• Visit Our Network:
  • AFP
  • CTP Certification
  • FP&A Certification
  • AFP Annual Conference
  • CTC
The Resource for the Global Finance Profession

Cash: The Once, Current and Future King, Says Fed

  • By Andrew Deichler
  • Published: 2014-05-05

New data from several Federal Reserve Banks indicates that U.S. consumers still prefer to use cash over any other payment method, including debit and credit cards. In a new report, the Cash Product Office (CPO) of the San Francisco Fed explained that while many electronic payments pundits have been predicting the demise of cash for years, the data tells a different story. According to the Diary of Consumer Payment Choice (DCPC), conducted in October 2012 by the Boston, Richmond, and San Francisco Federal Reserve Banks, cash dominates low-value transactions, is the top payment instrument for many types of purchases, and is the key alternative when other payment options are unavailable.

In October 2012, the average American consumer completed 59 transactions, and 23 of these payments were in cash. At about 40 percent, cash made up the single largest share of consumer transaction activity, followed by debit cards at 25 percent and credit cards at 17 percent. Electronic methods and checks came in at 7 percent each.

However, the CPO’s findings suggest that consumers typically reserve electronic methods and checks for higher-value transactions. Electronic methods make up 27 percent of payments by value and checks make up 19 percent. Cash, meanwhile, only accounts for 14 percent. “The average value of a cash transaction is only $21, compared with $168 for checks and $44 for debit cards,” the report reads.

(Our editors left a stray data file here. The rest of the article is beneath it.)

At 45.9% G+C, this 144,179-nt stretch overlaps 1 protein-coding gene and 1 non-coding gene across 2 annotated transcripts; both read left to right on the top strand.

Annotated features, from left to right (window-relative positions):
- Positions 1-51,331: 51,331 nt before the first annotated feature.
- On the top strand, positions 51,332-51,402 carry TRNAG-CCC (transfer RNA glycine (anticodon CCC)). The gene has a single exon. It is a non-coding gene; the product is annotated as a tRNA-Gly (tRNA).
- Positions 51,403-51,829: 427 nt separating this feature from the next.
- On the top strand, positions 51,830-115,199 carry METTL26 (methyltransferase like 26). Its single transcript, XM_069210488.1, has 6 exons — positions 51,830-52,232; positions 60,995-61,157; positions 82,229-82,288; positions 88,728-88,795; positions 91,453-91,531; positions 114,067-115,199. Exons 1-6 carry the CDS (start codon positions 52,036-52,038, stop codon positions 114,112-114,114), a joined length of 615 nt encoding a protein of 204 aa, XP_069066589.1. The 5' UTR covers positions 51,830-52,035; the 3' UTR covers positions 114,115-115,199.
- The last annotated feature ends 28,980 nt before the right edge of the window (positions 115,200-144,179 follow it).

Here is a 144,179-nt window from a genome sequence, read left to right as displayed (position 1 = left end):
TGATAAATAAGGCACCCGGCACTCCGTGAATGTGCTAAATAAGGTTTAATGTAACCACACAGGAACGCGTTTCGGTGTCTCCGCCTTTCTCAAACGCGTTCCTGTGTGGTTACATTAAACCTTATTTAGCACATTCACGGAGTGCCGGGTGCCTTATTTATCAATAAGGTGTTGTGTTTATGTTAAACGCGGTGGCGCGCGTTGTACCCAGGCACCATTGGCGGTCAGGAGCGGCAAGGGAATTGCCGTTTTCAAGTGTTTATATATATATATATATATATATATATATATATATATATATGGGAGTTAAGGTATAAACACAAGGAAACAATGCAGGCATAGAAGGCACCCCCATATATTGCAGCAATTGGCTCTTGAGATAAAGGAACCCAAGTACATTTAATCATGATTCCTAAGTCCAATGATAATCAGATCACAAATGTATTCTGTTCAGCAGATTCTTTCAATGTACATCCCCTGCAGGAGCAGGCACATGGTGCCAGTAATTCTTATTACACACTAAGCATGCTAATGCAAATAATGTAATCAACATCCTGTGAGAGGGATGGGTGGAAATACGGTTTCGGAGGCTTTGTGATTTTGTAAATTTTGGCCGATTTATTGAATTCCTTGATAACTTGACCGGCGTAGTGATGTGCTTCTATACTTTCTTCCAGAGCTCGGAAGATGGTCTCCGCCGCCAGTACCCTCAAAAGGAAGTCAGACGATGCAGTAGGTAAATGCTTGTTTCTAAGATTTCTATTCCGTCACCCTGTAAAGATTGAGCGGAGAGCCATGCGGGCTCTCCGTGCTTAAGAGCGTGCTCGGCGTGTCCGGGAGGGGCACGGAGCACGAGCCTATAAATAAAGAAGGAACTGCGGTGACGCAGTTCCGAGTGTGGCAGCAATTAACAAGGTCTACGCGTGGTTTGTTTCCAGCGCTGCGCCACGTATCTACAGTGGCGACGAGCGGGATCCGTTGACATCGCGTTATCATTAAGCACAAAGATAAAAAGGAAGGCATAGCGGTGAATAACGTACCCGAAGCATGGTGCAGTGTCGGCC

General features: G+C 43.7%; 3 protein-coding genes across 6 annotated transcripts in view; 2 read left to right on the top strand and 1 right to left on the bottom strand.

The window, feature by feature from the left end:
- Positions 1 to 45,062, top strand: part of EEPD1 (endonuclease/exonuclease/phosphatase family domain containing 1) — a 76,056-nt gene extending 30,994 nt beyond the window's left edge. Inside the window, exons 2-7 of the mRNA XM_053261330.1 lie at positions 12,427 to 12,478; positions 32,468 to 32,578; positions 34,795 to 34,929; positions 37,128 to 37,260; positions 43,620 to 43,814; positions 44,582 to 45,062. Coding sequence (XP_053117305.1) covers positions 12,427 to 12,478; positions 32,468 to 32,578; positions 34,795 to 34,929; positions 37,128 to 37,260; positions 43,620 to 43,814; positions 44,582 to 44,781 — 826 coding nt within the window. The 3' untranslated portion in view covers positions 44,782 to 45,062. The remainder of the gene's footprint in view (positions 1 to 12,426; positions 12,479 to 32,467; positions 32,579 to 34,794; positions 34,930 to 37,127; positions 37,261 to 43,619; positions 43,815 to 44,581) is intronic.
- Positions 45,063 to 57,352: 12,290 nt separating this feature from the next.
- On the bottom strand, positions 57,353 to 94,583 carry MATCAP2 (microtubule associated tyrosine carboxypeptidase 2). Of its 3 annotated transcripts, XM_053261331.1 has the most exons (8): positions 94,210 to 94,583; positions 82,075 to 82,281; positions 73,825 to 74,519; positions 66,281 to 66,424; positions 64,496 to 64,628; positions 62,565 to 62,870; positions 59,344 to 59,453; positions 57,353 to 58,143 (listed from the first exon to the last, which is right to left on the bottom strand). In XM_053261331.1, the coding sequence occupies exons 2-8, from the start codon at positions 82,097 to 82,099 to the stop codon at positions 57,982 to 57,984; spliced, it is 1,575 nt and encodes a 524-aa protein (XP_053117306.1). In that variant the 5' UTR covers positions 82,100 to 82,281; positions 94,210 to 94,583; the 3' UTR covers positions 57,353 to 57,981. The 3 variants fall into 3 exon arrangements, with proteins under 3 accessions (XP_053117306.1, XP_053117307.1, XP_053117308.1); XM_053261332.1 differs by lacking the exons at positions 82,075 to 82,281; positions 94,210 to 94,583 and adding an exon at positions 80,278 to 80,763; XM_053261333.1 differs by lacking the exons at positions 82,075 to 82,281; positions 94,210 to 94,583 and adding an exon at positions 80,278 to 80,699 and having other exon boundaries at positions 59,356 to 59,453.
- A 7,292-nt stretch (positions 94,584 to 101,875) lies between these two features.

Nevertheless, consumers complete a lot of low-value cash transactions. About one-third of the average consumer’s monthly payments have a ticket value of less than $10, and cash is used in about two-thirds of these transactions. Consumers typically use cash for half of all of transactions valued at less than $50.

The CPO noted that while the actual number of cash transactions and cash’s share of all transactions decrease as the ticket size rises, the number of card payments remains roughly the same regardless of ticket size. Electronic payments and checks are the top methods for ticket prices over $100 at 30 percent and 20 percent respectively, largely due to their use in bill payments.

Differences with UK

The CPO’s report contrasts dramatically with data also released last week from the UK’s Halifax, a division of the Bank of Scotland. Halifax reported that cash is in decline, representing 17 percent of payment activity, down 1.8 percent from last year. It accounts for about 18 percent of every £100 spent.
Meanwhile, debit cards are now used in 56 percent of UK transactions, Halifax said. For every £100 spent, over a quarter of all payments are made using debit cards, while another quarter are comprised of automated payments. Direct debits make up about 20 percent.

Magnus Carlsson, AFP’s director of treasury and payments, noted that the difference in trends in the two reports may boil down to cultural differences and traditions. “For example, in the UK, checks are not really used at all for personal use anymore while they are still fairly popular in the U.S. for certain transactions,” he said. “Also, as opposed to the UK, many transactions in the U.S. include tipping, which is much easier facilitated with cash.”

Additionally, transactions such as direct debits have been accepted and commonly used in the UK for quite some time, but they have not gained the same acceptance in the U.S., Carlsson added. “One reason for this may be a generally more protective attitude of keeping bank account information private in the U.S., as well as a certain uneasiness about having an external party extracting funds from one’s bank account,” he said.

Copyright © 2015 Association for Financial Professionals, Inc.
All rights reserved.

Copyright © 2015 Association for Financial Professionals, Inc. - All rights reserved.
AFP, 4520 East-West Highway, Suite 750, Bethesda, MD 20814, Phone 1.301.907.2862
Follow Us AFP on LinkedInAFP on TwitterAFP on YouTubeAFP FacebookAFP Newsfeed